Climate change is the alteration of temperature and normal weather patterns in a place. This could refer to a particular location on the planet or the planet as a whole. Climate change is currently happening throughout the world as a result of global warming. When humans burn fossil fuels such as natural gas, oil, and coal, gases are released into Earth’s atmosphere. These gases trap the heat from the Sun’s rays inside the atmosphere, causing global warming, or a rise in the planet’s overall temperature.

The warming of the planet impacts local and regional climates. The term climate refers to the usual weather of a place. This includes average seasonal temperatures, rainfall, snowfall, and wind patterns. Different places have different climates. A desert, for example, is referred to as an arid climate because it is usually hot in summer, cold in winter, and dry all year round. The effects of climate change, however, make weather patterns more unpredictable. In a desert, that may mean that higher than average temperatures can produce more severe and prolonged droughts. Unpredictable weather patterns can also make it difficult to grow crops and maintain farmland.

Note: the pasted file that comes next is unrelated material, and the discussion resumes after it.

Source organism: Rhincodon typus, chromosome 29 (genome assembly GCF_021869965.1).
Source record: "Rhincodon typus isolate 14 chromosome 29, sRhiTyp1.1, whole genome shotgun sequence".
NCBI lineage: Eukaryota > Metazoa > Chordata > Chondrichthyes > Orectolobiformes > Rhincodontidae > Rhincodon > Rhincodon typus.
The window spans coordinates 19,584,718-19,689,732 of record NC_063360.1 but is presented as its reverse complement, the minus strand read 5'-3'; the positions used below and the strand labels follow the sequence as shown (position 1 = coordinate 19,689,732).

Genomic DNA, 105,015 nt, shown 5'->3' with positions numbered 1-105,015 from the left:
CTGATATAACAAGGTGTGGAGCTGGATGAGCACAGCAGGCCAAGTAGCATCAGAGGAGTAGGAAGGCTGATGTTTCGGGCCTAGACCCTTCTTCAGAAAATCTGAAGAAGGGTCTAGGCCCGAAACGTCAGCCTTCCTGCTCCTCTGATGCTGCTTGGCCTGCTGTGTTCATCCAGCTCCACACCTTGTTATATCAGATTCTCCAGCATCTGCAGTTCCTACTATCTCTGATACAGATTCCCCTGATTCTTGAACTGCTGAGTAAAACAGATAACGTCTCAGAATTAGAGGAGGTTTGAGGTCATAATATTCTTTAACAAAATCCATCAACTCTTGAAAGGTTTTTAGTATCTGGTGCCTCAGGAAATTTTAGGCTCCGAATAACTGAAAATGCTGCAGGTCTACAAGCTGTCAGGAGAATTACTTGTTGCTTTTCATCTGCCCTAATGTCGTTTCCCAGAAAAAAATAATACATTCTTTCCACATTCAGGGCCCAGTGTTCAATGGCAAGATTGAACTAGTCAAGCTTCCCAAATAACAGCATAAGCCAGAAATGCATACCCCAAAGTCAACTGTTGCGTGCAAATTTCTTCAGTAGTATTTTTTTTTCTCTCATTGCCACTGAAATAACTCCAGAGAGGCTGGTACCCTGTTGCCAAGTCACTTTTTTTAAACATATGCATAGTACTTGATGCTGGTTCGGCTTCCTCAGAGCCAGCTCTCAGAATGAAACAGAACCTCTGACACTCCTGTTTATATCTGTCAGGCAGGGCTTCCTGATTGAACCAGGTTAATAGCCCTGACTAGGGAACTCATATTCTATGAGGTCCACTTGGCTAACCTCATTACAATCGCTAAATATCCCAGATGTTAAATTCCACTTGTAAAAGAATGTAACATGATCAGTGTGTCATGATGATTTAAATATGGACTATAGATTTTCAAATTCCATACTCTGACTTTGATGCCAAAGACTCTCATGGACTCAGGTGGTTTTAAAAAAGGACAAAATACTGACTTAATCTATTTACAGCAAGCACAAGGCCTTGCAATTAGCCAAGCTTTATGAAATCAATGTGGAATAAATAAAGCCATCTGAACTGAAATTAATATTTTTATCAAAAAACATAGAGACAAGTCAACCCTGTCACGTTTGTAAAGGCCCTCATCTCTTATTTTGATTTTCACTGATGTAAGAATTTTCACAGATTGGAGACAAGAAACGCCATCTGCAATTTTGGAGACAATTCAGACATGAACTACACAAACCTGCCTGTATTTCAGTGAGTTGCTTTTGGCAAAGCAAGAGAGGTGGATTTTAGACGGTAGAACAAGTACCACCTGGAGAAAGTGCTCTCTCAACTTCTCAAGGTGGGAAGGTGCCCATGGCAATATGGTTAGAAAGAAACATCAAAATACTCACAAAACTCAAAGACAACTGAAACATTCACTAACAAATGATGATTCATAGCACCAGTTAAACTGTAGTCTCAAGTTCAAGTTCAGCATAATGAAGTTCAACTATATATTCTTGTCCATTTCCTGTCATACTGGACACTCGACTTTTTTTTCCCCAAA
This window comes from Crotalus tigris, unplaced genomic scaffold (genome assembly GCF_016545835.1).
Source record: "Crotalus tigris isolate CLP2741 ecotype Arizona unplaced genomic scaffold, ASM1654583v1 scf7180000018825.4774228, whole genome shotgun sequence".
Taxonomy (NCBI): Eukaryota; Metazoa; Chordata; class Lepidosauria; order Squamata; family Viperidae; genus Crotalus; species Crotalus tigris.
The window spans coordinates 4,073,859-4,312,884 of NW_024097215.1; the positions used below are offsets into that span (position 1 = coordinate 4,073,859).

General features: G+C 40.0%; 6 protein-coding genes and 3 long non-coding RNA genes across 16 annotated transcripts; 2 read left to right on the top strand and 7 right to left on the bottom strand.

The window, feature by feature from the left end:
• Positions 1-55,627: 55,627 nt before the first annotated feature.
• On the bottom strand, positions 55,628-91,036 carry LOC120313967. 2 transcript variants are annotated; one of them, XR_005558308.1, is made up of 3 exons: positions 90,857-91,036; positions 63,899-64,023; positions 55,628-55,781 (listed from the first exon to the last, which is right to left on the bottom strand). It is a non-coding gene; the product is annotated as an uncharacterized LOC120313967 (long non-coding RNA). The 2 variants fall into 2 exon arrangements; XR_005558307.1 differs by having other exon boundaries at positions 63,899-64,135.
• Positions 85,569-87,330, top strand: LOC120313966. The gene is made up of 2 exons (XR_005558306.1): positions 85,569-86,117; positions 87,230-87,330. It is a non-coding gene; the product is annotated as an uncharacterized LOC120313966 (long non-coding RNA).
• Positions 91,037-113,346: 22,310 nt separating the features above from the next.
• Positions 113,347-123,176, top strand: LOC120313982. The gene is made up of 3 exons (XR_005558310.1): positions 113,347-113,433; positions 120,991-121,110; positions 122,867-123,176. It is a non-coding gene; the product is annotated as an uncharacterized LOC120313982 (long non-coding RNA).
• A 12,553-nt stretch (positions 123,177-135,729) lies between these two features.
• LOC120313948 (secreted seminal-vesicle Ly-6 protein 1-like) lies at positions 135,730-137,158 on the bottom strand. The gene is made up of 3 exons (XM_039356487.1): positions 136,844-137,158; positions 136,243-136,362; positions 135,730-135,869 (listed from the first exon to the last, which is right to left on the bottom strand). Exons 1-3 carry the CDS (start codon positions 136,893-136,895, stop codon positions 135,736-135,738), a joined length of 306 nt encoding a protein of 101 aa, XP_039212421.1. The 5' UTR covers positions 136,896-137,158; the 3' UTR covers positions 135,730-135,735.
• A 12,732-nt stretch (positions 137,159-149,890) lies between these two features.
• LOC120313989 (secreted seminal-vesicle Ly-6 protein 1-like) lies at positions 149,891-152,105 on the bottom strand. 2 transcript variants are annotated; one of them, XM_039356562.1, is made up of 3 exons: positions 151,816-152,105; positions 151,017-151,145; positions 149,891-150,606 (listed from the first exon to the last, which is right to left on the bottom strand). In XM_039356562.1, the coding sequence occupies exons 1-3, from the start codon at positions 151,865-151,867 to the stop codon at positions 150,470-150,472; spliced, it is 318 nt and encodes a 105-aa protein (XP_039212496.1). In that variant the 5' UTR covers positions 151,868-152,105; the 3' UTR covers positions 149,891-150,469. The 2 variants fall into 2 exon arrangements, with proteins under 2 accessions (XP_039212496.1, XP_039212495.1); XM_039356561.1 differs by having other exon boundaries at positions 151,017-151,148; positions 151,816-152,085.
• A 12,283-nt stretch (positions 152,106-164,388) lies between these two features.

In polar regions, climate change has meant that ice sheets and glaciers are melting at an accelerated rate from season to season. This contributes to sea levels rising in different regions of the planet. Together with expanding ocean waters due to rising temperatures, the resulting rise in sea level has begun to damage coastlines as a result of increased flooding and erosion.


Climate Refugees

Refugees are often forced to flee their homes due to human violence: war, terrorism, and persecution. However, climate can also play a role. A severe drought forced this woman and her clan to move over 240 kilometers (150 miles) in order to find water.




gradual changes in all the interconnected weather elements on our planet.


area of land that receives no more than 25 centimeters (10 inches) of precipitation a year.


period of greatly reduced precipitation.


act in which earth is worn away, often by water, wind, or ice.

fossil fuel

coal, oil, or natural gas. Fossil fuels formed from the remains of ancient plants and animals.


mass of ice that moves slowly over land.